Early Contingency Learning
- Social-emotional consequences of
response-contingent learning opportunities
Carl J. Dunst, Ph.D.
Bridges, Volume 1, Number 1
Findings from this synthesis indicate that response-contingent learning opportunities,
where the relationship between a child's behavior and the consequences of this behavior
is clearly detectable, produce the greatest amount of positive social responding and
attenuate negative social responding. Implications for practice are described in terms
of the environmental arrangements most likely to optimize the positive social-emotional
consequences of response-contingent learning opportunities.
YES! I made it happen!
Bottomlines, Volume 1, Number 1
¡Sí! ¡Hice que pasará!
Spanish Bottomlines, Volume 1, Number 1
Latency to learn in contingency
studies of young children with disabilities or developmental delays
Melanie Hutto, Ph.D.
Bridges, Volume 1, Number 2
Findings from this synthesis indicate that whereas children without
disabilities learn a contingency almost immediately, children with
or at risk for delays have a latency to learn the relationship
between a behavior and its consequences. Results indicate the need to
consider this latency when using response-contingent learning
opportunities to promote behavior capabilities of young children with
No rush! Research proves it pays to be patient
Bottomlines, Volume 1, Number 2
¡No hay apuro! Las investigaciones comprueban que vale el ser paciente
Spanish Bottomlines, Volume 1, Number 2
Relative Effectiveness of Episodic and Conjugate Reinforcement on Child Operant Learning
Carl J. Dunst, Ph.D., Andrea J. Storck, B.S., Melanie D. Hutto, Ph.D., & Donna Snyder, B.A.
Bridges, Volume 4, Number 3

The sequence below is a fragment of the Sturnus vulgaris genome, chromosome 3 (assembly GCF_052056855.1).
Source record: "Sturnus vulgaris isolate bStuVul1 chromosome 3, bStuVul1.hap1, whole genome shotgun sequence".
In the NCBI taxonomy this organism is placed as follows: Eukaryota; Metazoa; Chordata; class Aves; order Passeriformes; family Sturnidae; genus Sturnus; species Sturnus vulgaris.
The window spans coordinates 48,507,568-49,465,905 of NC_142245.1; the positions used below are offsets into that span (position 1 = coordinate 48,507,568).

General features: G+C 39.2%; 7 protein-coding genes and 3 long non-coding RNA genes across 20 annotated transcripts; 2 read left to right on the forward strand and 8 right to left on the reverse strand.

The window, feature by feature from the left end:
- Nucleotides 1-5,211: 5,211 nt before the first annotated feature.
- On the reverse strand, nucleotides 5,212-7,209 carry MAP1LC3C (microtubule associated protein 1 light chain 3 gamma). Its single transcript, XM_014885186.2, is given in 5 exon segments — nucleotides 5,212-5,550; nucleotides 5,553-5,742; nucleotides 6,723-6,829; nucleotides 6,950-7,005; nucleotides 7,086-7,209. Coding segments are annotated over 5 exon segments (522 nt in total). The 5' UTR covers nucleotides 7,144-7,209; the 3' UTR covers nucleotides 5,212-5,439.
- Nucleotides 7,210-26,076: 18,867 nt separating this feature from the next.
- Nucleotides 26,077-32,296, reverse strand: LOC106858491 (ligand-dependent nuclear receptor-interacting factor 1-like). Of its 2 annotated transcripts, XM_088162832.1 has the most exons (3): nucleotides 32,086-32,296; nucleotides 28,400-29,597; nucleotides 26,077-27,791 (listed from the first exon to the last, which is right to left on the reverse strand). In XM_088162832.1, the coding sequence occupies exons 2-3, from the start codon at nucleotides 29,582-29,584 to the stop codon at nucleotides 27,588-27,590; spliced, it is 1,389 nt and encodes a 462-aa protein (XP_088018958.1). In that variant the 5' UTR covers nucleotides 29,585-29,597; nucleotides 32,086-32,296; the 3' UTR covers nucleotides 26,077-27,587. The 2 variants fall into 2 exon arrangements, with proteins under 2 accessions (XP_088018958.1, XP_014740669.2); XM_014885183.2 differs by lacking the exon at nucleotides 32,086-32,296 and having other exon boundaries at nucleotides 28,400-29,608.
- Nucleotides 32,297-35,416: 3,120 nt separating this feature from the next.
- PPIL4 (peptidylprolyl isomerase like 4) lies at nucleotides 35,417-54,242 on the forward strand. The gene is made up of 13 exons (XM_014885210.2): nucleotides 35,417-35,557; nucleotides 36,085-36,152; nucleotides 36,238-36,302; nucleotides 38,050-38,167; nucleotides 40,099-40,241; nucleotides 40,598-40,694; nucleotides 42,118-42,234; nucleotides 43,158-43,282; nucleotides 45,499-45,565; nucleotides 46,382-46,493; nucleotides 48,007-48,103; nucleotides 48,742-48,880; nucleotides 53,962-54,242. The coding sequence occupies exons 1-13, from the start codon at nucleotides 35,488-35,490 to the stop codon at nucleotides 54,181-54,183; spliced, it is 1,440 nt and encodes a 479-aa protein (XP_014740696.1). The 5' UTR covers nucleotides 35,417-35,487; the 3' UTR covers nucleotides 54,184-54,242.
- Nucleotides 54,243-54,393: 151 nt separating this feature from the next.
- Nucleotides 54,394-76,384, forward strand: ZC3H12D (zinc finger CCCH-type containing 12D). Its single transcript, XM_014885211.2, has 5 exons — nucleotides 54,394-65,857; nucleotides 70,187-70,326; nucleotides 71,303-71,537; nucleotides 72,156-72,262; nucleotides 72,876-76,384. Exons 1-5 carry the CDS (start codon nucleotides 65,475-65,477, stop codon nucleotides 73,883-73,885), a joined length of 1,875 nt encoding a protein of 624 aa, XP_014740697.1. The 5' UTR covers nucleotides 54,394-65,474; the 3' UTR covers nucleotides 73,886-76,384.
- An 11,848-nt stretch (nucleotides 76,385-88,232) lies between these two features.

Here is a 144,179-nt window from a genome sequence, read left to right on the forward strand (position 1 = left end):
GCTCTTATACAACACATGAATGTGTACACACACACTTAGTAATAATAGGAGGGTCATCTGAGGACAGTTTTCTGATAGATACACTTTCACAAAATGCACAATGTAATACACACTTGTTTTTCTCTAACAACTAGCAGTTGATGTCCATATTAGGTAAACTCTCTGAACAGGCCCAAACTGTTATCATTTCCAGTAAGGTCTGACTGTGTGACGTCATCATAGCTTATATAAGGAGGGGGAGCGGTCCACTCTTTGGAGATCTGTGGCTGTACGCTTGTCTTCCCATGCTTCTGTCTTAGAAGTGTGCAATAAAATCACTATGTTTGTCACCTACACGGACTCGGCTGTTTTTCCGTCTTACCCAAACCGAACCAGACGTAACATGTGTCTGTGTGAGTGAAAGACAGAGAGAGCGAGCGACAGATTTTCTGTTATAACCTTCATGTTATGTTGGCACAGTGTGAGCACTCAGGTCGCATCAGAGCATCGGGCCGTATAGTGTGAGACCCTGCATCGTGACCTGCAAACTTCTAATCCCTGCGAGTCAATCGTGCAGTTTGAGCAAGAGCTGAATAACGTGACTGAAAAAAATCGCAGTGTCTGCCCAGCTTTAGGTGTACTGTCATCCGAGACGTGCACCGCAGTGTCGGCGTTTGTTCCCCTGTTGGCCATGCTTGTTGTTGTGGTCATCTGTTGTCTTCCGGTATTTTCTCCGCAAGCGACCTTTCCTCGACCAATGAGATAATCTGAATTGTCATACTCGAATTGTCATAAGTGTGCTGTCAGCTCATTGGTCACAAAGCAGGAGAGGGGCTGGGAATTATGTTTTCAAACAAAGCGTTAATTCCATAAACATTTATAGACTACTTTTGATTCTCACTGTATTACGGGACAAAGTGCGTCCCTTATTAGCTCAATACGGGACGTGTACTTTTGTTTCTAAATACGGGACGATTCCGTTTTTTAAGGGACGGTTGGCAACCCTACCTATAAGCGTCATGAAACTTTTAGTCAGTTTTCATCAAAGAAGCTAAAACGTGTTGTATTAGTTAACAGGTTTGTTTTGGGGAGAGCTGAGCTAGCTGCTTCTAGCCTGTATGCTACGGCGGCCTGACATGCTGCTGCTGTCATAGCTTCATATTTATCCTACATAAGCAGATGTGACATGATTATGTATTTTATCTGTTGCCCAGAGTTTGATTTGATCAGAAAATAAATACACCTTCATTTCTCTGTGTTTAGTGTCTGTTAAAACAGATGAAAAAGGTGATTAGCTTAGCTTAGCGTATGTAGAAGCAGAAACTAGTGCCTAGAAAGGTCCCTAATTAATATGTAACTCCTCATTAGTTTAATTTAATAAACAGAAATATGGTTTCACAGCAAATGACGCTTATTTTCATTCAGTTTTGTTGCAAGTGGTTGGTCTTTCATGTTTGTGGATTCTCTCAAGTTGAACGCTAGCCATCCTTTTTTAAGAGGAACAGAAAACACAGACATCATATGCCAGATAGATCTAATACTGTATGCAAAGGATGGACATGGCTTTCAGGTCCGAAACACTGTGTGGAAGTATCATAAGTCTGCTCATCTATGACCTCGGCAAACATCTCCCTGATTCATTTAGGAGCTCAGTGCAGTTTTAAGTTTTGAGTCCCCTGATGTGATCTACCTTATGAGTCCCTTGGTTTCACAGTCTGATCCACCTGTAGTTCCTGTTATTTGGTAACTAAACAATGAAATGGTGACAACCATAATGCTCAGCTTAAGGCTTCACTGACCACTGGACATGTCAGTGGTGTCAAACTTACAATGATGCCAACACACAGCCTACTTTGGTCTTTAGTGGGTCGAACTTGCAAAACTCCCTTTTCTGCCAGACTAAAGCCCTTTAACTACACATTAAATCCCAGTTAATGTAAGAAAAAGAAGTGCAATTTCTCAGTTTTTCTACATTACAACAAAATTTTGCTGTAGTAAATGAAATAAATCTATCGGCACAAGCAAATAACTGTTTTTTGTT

The relative effectiveness of episodic and conjugate reinforcement on child operant learning
constituted the focus of this practice-based research synthesis. The synthesis included 35
studies of 672 participants (573 typically developing children and 99 children with disabilities
or delays) involved in either episodic (N = 19) or conjugate (N = 16) reinforcement studies.
Comparisons of the time required to double the rate of operant responding indicated that
episodic reinforcement was relatively more effective in producing an operationally defined ned
level of operant learning, although both types of reinforcement were effective in increasing
operant responding. Implications for practice are described in terms of the types of reinforcement
best suited for promoting contingency awareness and mastery.
Influences of Contingent Touch on Infant Behavior
Tracy Masiello, Ph.D.
Bridges, Volume 4, Number 6
The influences of contingent touch on infant behavior were examined in seven studies of
healthy full-term infants. The studies included 186 children, half of whom received contingent
touch and half who served as control participants. Contingent touch is characterized by
tactile stimulation provided by an adult in response to a specific infant behavior. Findings
from this practice-based research synthesis indicate that contingent touch can increase infants’
motor responses, promote positive affective behavior, and decrease negative affective
behavior. Implications for practice indicate that touch is one type of response-contingent
behavior that parents can use to promote the acquisition of infant motor, social-emotional,
and other behaviors.
More than "just a touch" How contingent touch affects infants' learning and behavior
Bottomlines, Volume 4, Number 6